“For kids with sensory challenges like autism, everyday experiences like popping down to the supermarket, crossing the road or swimming in the sea can be absolutely terrifying.
But one Christchurch school has introduced something to try and bridge this gap.
With help from electronics giant Samsung, Allenvale School got hold of some virtual reality goggles.
And they’re proving a much needed portal for 10-year-old Kingston Friggin to enjoy school, where he once hated it.”
By Seven Sharp at TV New Zealand
Read more: https://www.tvnz.co.nz/one-news/new-zealand/virtual-reality-technology-helping-kids-sensory-challenges-like-autism-v1
“Virtual reality is proving to be a viable solution to easing the social anxiety teens with ADHD and Asperger’s syndrome encounter daily.
These teens go through tremendous difficulty developing the social skills to interact with peers and adults in what most consider normal social situations.
The Center for Brain Health at the University of Texas has been successfully improving these teens social anxiety via VR sessions, helping them to make friends and communicate openly.”
Blog by Raphael Konforti at VR Fitness Insider
News report by NBC News Today
Read more: http://www.vrfitnessinsider.com/vr-helps-teens-social-anxiety/
“What can virtual reality, the technology that arguably takes the viewer farthest away from the tangible world, teach students about expressing themselves and interacting with each other?
Two experiments at two very different California schools [San Jose’s Alpha Public School and The Synapse School in Palo Alto] aimed to find out.
The members believe that “social and emotional learning (SEL) in its current state doesn’t engender real feelings in students because it isn’t immersive.
Often, SEL exercises involve students role-playing in pre-set scenarios that lack verisimilitude or immediacy.
It is difficult to imagine a teenager volunteering to participate in such a stilted interaction.
That’s where virtual reality and its accoutrement come in.”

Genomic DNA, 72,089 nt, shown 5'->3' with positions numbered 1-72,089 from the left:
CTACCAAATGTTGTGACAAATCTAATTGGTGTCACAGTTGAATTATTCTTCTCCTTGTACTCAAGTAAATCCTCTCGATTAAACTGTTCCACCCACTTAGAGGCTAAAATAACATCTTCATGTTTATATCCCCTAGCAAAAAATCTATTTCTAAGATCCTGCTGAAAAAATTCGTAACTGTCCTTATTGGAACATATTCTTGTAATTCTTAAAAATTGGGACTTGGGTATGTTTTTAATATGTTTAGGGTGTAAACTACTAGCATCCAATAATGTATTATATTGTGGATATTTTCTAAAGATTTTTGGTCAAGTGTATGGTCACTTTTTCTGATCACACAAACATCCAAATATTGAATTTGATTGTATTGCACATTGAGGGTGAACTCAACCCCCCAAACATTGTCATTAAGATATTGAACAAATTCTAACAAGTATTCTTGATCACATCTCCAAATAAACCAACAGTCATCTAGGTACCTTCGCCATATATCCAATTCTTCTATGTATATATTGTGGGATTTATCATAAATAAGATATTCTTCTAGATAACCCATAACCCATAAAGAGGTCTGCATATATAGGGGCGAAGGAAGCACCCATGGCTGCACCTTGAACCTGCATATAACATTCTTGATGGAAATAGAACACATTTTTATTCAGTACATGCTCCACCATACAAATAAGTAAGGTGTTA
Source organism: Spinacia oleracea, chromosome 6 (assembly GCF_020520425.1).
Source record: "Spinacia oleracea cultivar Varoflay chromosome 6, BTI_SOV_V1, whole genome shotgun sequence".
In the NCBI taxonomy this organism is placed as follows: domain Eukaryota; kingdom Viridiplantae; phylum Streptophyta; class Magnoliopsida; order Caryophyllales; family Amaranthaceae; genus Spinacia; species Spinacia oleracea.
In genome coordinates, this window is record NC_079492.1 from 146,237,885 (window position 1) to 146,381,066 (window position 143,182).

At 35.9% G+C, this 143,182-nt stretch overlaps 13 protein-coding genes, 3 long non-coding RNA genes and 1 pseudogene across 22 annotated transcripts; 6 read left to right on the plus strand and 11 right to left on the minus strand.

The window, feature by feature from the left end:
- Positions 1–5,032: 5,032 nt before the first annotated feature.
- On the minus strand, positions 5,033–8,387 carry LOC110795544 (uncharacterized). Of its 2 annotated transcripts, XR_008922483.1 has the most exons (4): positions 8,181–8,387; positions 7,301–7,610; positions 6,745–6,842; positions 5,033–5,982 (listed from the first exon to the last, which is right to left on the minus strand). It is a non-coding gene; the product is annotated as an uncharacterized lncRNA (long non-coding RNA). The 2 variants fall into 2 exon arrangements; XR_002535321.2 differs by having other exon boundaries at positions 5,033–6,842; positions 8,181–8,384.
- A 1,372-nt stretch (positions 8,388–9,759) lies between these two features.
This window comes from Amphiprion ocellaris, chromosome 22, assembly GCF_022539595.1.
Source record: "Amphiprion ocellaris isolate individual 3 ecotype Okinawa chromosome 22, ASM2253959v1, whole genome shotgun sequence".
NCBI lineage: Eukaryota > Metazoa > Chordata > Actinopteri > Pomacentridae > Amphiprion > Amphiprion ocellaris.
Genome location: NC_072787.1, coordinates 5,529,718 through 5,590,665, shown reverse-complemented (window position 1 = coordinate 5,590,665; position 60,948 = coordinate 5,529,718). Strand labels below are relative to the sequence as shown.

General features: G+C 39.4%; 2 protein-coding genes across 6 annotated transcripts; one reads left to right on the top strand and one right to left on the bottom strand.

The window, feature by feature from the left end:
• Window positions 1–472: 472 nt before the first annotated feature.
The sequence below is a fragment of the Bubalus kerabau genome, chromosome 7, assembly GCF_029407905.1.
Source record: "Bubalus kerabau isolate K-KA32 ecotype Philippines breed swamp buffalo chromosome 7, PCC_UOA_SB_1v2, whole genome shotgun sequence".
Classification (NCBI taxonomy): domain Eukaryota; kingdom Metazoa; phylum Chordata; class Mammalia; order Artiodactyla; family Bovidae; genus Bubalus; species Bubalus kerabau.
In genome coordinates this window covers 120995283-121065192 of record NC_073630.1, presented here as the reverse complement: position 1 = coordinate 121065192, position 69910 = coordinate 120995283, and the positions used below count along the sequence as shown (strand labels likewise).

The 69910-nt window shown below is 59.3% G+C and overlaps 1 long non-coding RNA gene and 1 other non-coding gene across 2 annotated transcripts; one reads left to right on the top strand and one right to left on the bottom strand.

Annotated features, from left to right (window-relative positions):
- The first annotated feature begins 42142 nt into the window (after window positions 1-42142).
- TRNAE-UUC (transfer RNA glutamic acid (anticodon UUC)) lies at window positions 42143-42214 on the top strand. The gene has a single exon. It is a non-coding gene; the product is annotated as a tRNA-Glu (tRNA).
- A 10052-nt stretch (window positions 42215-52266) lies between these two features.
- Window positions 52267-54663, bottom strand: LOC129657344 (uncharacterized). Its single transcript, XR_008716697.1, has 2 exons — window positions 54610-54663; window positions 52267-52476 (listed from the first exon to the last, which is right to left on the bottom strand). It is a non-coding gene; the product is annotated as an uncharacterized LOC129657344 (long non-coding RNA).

By Blake Montgomery at EdSurge
Photo by Versatile
Read more: https://www.edsurge.com/news/2016-08-16-stanford-experiments-with-virtual-reality-social-emotional-learning-and-oculus-rift
“With VR headsets selling out faster than manufacturers can create them, the future looks bright for mass adoption, and that could well mean that an Oculus Rift looks just as natural in the doctor’s surgery as stethoscopes and needles.
Here is a list of some novel uses for VR in mental health and beyond:”
1. As a treatment for paranoia
2. Providing phantom limb pain relief
3. As a super-effective pain killer
4. Helping PTSD sufferers live with their trauma
5. As a controlled virtual environment for alcoholics
6. As training for lazy eyes
7. As social cognition training for young autistic adults
By Alan Martin at Alphr
Image: D Coetzee used under Creative Commons
Read more: http://www.alphr.com/bioscience/1003387/6-ways-virtual-reality-is-transforming-healthcare
“Kevin, a ‘Virtual Interactive Training Agent’ [ViTA] was designed [by the USC Institute for Creative Technologies] to help students with autism spectrum disorder.”
“After seeing ViTA DMF in action, we realized there is limitless potential to help in many of the soft skill areas where folks on the autism spectrum struggle, both in and out of the workplace,” said psychologist Skip Rizzo, ICT’s director of medical virtual reality, who co-leads the project.